It would be interesting to hear real-life examples of what practices you have in place for depicting applications and information flows. Are there, or have you come across, any good ready-made models, or have you developed or drawn ones for your own needs? Leave a comment or send a private message. I would gladly exchange views on this.

Next time I was planning to open up and explain how I have tended to structure, from a product information management and digital development perspective, an information architecture framework that addresses the requirements of today. I suggest that nobody holds their breath waiting for that though, as a suggestion entitled ’Mushroom gathering trip to the forests of Nuuksio’ hit my inbox while I was writing this. Have a nice fall!

 

Product Information and Buying

This summer, our company will move to a new location. The renovation has just started, and I hope we’ll be in a shining new office that has been designed according to our needs. I’ll certainly write more about the new premises in our blog at a later time.

I have participated in the design of the new office, dealing with everything from the layout plan to cabling. During this process, I have learned about dozens of products and services that were new to me. As examples, I could mention glass walls, acoustic solutions, teamwork products, wall drawing boards, furniture, and AV technology, which all have become more familiar to me. Not everything has been a walk in the park.

In particular, companies that do B2B trading, product information availability varies greatly. Be it an online store, a website, or a product catalog, many businesses seem to assume that the customer will ask or know what they are looking for. With many products, even the basic data isn’t shown properly. This is my list of information I want to see when I’m looking for products:

  • Price: If the price or service is customizable, information on the effect on price
  • Availability or delivery time
  • Product properties: Technical specifications, dimensions, etc.
  • Product description: Where and what type of use the product is suitable for, e.g., consumer vs. office product
  • Images: If the product is related to interior decoration, illustrations in different environments
  • Services: What services are related to or available for the product: g., design, installation, transport, etc.
  • Where to ask, who to contact for details: For many products, I would have been a sure customer if the product page had had readily accessible information on which expert I can contact when in doubt
  • Reviews: What other customers are saying of this product

There’s been a lot of talk about how B2B trading is changing, and clients that are used to consumer online stores are expecting rock solid purchase and service experience also when buying online. The world definitely isn’t finished in this aspect. Products that don’t have complete information don’t sell. Fortunately, there are already some positive exceptions that stand out from the crowd. As for myself, I’ll do my business where the product information is extensive and up-to-date, and in this case the price isn’t always the decisive factor.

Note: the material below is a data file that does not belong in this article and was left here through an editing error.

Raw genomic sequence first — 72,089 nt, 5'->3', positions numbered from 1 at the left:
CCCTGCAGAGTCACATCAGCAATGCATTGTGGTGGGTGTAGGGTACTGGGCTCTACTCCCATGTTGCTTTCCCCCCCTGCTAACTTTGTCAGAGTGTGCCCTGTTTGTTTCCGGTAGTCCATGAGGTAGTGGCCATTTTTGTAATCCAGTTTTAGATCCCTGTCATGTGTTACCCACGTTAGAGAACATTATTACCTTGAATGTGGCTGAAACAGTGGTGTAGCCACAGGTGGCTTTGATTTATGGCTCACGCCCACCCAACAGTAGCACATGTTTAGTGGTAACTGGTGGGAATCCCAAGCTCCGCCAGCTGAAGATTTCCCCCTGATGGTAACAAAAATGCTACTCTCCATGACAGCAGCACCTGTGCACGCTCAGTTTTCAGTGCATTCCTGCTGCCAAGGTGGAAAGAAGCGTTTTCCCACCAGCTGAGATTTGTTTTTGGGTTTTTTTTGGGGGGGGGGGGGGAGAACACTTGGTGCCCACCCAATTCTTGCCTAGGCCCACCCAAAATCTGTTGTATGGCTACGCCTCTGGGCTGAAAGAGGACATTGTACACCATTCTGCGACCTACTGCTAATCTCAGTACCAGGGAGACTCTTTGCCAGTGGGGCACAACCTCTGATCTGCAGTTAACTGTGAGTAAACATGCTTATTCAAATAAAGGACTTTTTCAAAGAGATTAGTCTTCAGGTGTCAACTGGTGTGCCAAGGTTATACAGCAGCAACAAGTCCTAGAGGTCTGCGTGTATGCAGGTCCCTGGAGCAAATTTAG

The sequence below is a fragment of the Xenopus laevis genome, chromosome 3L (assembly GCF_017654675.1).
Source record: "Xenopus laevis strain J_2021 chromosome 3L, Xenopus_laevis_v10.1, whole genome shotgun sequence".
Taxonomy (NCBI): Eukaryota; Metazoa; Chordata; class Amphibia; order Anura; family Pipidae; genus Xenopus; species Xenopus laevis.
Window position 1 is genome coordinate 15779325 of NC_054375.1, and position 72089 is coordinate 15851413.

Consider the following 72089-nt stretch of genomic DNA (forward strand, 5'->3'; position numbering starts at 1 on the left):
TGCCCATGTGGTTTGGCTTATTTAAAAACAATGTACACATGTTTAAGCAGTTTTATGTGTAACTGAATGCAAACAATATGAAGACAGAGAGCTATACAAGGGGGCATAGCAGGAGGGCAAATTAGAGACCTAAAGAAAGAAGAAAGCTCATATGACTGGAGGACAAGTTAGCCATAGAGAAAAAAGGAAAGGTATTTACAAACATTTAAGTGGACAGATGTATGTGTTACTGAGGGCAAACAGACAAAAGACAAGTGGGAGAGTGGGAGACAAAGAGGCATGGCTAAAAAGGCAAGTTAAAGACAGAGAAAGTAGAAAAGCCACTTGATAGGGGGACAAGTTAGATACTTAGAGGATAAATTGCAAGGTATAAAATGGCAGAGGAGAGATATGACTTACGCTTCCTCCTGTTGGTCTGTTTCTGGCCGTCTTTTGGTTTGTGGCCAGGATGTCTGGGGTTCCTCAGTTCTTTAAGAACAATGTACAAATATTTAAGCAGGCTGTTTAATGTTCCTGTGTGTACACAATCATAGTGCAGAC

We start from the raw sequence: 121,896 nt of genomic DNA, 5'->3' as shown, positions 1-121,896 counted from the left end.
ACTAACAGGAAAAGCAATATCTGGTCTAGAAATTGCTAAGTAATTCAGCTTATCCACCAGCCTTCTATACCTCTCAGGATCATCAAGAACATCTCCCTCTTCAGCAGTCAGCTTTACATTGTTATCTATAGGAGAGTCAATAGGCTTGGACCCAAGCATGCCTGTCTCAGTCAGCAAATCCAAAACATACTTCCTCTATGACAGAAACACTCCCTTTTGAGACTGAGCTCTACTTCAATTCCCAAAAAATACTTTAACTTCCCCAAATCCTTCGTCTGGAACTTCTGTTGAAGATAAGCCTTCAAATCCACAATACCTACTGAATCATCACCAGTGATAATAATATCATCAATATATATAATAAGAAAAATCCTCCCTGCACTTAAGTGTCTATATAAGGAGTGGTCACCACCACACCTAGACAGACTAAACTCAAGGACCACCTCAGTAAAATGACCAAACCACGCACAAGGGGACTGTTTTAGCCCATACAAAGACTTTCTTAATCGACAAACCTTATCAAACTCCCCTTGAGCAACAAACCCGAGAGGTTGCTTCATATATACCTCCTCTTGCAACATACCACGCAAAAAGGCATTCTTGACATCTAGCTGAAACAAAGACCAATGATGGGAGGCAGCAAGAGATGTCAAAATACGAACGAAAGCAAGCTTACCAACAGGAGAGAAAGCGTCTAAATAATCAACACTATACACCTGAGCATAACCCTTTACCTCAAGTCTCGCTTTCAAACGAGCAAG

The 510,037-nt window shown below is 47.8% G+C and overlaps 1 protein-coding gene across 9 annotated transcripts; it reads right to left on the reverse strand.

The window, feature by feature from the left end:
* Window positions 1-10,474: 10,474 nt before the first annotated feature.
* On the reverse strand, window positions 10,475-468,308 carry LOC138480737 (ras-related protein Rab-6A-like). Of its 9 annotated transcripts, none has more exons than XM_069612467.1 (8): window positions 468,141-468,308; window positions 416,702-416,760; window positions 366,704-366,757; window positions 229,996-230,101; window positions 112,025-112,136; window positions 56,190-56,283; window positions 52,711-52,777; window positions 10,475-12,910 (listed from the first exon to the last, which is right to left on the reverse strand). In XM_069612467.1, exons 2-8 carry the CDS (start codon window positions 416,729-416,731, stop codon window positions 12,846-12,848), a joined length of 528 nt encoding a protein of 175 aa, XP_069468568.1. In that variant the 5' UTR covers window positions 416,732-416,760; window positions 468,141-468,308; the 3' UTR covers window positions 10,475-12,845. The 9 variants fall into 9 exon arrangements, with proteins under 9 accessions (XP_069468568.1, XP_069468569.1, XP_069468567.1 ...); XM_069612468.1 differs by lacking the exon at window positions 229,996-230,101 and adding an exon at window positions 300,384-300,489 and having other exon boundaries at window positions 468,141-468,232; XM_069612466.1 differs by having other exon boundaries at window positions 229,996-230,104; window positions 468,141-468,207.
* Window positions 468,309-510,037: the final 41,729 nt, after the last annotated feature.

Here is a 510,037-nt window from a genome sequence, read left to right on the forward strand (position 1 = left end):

Read more about our solutions for product information management.

Sales, more sales, video  

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Would you rather watch this blog post on video? Image borrowed from this site

 

I admit it, I am pretty lazy. When I’m shopping online, I tend to spend only about 15 seconds on a single page – especially if there is nothing to grab my attention right from the start, or if I’m not finding what I’m looking for. My worst turn-off is badly presented content. Pretty pictures will make it easier to stay on the site, but if for example the photo gallery doesn’t work with the arrow keys, I tend to just give up before long as using the mouse from the bed is too much of an effort. I also read very selectively: large feature posts, sub-headers and maybe the reviews. If I am extremely interested in the content, I just might read the small print and the actual body text.

But how about a video? Those I’ll watch pretty much every single time – especially if they’re short ones. I’ve bought more than enough dresses online because of a compelling product video. Nowadays I know that photos often lie, but I feel that a video is more concrete, more informative and more truthful.

Me and I’m guessing everybody else never reads a manual, but when I’m having problems I always have some time for few minutes long how-to video. With the advent of multiple new channels and everything becoming social, the end users are creating these videos themselves as well. You can find out how the product actually performs by watching a short YouTube or Snapchat video someone posted.

I believe that most people are like me – lazy, who believe when they see. Moving images work better and demand less from us. According to recent case studies, product videos can increase the conversion rate of a web-store by up to 85%. Google is also giving higher search result ranks to sites with videos. Maybe my next blog post too should be a video…

Videos are an important part of enriched product information – in addition to being informative and sometimes even entertaining, at best they can be the factor that makes the customer decide to buy the product, and increase your sales. Does your company already have a solution to tackle this new frontier? Look into Adeona PIM solutions for product information management and publishing.